Finkel did well in the format, going 3-0. But the true testament of the deck was in the finals, when Finkel squared off against another future Hall-of-Famer, Ben Rubin. Rubin had purchased Dave Price's all-Tempest mono-red deck from the 1998 Pro Tour Los Angeles. He got it with a bid of 7 cards – 13 life; meaning he took it at a bid lower than Finkel got Dolan's deck.

The very first format played in the finals was Auction of Champions. In the first game, Finkel went first. Using a Mox Emerald and a Black Lotus, he played a turn-one Serra Angel. Rubin then figured out that with a perfect draw, his deck could destroy it on turn four. Suffice to say, the match-up wasn't close, and Finkel went undefeated piloting Dolan's deck. He would then go on to win the whole event. His prize would be Shadowmage Infiltrator.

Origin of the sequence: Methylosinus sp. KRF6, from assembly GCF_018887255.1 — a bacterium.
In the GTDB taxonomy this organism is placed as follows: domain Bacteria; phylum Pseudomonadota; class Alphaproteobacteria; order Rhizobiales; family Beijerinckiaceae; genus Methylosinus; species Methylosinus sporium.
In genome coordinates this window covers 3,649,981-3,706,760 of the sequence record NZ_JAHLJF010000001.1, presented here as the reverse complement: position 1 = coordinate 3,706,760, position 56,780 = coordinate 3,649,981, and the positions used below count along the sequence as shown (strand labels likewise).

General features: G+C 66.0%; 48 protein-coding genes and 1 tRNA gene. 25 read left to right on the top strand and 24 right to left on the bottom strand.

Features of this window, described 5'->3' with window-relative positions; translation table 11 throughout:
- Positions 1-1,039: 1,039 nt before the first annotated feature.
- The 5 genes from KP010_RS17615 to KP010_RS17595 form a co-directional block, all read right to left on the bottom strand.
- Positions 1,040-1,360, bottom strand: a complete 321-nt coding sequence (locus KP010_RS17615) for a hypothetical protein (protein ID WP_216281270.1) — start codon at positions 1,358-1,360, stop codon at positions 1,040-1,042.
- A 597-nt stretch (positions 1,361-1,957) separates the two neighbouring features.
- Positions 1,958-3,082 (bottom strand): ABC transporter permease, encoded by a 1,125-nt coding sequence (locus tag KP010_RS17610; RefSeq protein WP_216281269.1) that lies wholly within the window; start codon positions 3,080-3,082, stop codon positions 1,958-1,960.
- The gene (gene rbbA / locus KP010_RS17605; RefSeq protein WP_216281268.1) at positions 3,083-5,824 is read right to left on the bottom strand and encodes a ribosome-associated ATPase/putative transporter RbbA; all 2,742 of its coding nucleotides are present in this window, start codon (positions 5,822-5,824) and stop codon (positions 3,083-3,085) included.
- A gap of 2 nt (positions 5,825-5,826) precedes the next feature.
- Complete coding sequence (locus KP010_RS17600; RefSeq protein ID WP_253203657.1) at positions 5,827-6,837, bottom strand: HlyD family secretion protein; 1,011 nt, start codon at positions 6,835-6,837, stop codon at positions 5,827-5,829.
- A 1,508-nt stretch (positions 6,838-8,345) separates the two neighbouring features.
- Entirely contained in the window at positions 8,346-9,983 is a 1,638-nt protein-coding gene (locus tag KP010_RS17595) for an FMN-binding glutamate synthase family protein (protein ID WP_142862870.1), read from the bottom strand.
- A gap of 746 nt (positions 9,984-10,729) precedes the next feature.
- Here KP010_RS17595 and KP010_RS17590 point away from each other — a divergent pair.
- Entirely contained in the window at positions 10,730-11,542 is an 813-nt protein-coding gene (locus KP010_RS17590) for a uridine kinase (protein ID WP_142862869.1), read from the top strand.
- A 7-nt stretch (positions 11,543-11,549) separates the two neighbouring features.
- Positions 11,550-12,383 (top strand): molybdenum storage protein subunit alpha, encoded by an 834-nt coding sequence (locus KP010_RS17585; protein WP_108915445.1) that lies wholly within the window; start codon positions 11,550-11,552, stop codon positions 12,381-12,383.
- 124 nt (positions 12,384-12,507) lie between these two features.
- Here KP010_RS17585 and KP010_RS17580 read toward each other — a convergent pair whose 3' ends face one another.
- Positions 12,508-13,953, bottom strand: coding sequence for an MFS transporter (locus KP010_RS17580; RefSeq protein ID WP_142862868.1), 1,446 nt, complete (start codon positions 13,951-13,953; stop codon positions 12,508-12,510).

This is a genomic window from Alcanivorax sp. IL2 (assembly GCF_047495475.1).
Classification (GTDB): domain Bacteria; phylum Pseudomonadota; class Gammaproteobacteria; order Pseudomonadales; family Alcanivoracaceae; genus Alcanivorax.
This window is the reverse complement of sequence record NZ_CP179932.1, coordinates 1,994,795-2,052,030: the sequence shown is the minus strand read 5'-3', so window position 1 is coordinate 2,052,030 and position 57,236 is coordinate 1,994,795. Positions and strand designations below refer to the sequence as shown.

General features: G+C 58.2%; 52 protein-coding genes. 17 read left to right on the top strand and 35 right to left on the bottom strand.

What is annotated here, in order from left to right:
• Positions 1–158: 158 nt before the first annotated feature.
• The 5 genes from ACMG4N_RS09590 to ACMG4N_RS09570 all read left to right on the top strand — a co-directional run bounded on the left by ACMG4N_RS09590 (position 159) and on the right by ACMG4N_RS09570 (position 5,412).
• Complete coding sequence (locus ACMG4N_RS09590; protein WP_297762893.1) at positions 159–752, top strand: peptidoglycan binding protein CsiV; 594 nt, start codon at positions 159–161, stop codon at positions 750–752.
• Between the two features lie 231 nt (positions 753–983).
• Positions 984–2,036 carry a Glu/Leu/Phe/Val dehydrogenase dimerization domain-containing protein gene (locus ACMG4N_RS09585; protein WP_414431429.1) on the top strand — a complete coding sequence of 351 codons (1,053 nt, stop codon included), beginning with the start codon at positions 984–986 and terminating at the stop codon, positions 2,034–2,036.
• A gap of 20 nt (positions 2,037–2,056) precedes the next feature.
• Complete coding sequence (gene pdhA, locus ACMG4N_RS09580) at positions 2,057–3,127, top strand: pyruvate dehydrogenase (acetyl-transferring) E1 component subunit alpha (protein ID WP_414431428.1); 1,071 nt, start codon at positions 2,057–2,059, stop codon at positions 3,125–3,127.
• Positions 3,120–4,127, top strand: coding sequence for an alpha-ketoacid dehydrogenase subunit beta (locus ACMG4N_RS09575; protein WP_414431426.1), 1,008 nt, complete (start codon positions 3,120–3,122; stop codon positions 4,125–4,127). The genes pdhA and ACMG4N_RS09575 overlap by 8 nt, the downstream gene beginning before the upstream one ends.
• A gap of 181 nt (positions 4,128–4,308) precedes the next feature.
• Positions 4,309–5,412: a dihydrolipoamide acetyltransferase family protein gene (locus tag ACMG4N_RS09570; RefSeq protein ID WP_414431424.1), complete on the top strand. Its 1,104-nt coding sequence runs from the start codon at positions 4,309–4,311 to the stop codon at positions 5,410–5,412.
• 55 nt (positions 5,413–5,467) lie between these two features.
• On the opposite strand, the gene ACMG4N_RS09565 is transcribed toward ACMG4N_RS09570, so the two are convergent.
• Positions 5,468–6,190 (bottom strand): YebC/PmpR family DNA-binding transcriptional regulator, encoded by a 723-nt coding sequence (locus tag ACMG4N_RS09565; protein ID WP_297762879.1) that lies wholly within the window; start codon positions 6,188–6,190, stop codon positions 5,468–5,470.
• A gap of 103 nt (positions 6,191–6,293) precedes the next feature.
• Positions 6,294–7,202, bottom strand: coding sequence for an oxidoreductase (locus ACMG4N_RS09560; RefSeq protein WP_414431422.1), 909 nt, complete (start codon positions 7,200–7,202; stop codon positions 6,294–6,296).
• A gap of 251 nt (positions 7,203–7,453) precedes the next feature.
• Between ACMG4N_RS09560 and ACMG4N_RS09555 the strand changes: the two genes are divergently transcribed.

Story #5 — The True Battle for Mirrodin (a story from Asia)

This next story took place at the 2010 World Championships in Chiba, Japan. I could talk about the Guillaume-on-Guillaume final match. I could talk about how, for the first time ever, the Pro Player of the Year was a tie. But my favorite story from this event wasn't even part of the World Championships itself. It was a promotional event I participated in one evening.

You see, often at big events, we do something we call Massive Magic where we play a game with giant three-foot tall Magic cards. Usually the players are two Wizards people, and we involve the audience during the game play. In this match-up I was playing for Team Phyrexia versus Richard Garfield, representing Team Mirran. Note that this happened in December, after Scars of Mirrodin had come out but before Mirrodin Besieged (in fact, each deck had a preview card from Mirrodin Besieged that we previewed at the event).